It is generally accepted by historians that yoghurt must have been accidentally produced the first time as this a food produced when bacteria ferments milk. This food is made by deliberately adding beneficial bacteria to milk which is in turn able to ferment the milk when the correct temperature and moisture is in place.
During the process of yogurt making, Lactose is converted to glucose and galactose by lactic acid bacteria
According to Wikipedia, yogurt consumption dates back to ancient Persian times and the combination of Yogurt and Honey is called ‘food of the gods’ in ancient Indian records. Even during these periods in human history there was widespread appreciation of the health benefits of eating this super food.
Scientists have concluded from both human and animal studies that regular consumption of yogurt has beneficial effects on gastro intestinal health by helping with certain conditions like lactose intolerance, constipation, colon cancer, inflammatory bowel disease and allergies. It can be therapeutically used to alleviate symptoms of these digestive disorders.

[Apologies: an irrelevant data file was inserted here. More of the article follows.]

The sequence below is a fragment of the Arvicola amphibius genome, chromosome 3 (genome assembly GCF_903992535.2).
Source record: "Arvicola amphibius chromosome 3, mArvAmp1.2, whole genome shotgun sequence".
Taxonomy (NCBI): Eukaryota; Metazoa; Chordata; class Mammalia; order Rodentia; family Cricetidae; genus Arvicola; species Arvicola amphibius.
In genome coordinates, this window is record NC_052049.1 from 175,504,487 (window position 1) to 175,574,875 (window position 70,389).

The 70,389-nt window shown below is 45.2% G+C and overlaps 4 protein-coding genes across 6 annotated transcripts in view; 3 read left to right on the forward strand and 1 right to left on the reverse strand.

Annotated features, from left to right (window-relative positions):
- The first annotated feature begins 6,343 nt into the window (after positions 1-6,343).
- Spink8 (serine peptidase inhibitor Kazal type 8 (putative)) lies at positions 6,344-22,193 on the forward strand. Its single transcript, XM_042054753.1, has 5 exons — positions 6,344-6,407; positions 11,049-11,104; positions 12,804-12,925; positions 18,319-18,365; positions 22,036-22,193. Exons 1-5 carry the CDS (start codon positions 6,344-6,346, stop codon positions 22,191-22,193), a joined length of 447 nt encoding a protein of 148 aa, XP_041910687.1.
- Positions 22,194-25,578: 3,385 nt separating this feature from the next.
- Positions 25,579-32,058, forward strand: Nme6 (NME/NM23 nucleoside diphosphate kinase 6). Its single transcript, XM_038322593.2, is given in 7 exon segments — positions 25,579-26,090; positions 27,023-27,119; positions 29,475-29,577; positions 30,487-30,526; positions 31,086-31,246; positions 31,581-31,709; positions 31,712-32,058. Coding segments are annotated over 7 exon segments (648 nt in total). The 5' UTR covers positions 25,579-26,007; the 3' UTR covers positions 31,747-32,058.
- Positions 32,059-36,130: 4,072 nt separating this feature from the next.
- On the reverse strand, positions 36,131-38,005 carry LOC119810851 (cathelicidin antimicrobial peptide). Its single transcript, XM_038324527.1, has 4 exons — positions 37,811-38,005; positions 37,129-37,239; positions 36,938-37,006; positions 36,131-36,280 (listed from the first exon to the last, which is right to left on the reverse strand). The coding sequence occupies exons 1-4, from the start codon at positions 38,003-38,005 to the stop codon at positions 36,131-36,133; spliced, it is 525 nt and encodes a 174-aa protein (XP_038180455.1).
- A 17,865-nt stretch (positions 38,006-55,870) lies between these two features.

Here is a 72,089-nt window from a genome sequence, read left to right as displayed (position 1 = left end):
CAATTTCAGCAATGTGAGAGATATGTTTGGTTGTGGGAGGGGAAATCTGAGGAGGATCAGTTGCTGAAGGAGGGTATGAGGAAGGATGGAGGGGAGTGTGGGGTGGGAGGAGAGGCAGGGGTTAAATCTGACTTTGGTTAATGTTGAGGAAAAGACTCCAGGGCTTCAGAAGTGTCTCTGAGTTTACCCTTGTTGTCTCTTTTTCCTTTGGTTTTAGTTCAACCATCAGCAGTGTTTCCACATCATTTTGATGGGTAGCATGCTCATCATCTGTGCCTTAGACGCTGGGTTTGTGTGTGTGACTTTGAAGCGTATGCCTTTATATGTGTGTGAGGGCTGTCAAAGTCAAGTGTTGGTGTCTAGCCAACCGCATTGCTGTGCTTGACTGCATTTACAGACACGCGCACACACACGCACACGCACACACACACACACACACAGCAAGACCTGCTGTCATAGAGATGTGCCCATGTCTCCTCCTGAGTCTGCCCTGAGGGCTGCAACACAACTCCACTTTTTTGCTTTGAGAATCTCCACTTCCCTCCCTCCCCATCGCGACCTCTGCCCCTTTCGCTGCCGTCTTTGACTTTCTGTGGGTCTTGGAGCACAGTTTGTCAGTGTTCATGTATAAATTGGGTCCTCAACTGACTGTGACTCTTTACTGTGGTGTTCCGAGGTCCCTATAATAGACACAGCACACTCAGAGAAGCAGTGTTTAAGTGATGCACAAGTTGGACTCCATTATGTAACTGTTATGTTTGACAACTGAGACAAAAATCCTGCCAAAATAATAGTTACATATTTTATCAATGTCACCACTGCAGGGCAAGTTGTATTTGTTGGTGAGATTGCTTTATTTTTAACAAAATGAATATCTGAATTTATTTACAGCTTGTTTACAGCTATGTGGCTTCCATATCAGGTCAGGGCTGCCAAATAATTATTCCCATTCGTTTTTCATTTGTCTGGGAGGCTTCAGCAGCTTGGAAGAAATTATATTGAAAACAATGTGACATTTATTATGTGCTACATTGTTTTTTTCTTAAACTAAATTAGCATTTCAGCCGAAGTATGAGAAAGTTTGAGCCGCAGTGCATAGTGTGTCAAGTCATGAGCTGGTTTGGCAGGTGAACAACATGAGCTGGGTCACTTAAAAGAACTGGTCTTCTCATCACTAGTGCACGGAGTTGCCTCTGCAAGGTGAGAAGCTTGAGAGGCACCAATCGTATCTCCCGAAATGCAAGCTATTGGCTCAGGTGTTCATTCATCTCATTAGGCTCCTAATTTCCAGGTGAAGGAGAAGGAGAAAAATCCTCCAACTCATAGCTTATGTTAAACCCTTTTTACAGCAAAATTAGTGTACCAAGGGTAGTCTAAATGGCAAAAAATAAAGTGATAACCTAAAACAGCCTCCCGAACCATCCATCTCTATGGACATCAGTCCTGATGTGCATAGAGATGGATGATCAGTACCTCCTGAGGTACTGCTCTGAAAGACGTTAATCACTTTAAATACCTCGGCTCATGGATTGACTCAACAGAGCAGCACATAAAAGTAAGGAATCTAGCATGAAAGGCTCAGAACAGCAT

It is also believed that regular consumption of yoghurt enhances the immune system; Hippocrates an early scientist considered fermented milk to be a medicine. Scientists at the beginning of the 20th century suggested lactobacilli ( which is a probiotic) in yogurt as the reason for the healthy long life span of the Bulgarian people since this country has a good number of people aged 100 years and older.
Probiotic ( live bacteria ) consumption in yogurt will introduce or balance beneficial bacteria in the gut which is necessary for the body to perform at its best and also inhibit the growth of harmful bacteria. These live bacteria have to be delibrately eaten in good quantity to reap the health benefits; care however should be taken to note the added sugar quantity in the store bought ones. It is best to buy unsweetened or simply make your own which is easy – peasy like my babies would say.
When buying the starter culture always read the label to be sure it has live probiotic culture.